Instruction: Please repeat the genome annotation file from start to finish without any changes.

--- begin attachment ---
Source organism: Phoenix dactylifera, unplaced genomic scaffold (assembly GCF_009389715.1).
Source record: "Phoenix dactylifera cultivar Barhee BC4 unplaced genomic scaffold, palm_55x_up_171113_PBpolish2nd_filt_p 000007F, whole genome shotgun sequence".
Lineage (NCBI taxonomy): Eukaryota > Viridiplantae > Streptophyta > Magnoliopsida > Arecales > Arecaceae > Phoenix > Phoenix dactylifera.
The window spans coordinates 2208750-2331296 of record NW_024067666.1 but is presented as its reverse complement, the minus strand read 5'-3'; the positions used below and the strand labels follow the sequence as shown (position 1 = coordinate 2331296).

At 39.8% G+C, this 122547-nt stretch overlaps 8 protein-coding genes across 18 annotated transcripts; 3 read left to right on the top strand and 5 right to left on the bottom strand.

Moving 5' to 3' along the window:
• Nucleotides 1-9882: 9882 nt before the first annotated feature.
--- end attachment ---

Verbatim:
Source organism: Phoenix dactylifera, unplaced genomic scaffold (assembly GCF_009389715.1).
Source record: "Phoenix dactylifera cultivar Barhee BC4 unplaced genomic scaffold, palm_55x_up_171113_PBpolish2nd_filt_p 000007F, whole genome shotgun sequence".
Lineage (NCBI taxonomy): Eukaryota > Viridiplantae > Streptophyta > Magnoliopsida > Arecales > Arecaceae > Phoenix > Phoenix dactylifera.
The window spans coordinates 2208750-2331296 of record NW_024067666.1 but is presented as its reverse complement, the minus strand read 5'-3'; the positions used below and the strand labels follow the sequence as shown (position 1 = coordinate 2331296).

At 39.8% G+C, this 122547-nt stretch overlaps 8 protein-coding genes across 18 annotated transcripts; 3 read left to right on the top strand and 5 right to left on the bottom strand.

Moving 5' to 3' along the window:
• Nucleotides 1-9882: 9882 nt before the first annotated feature.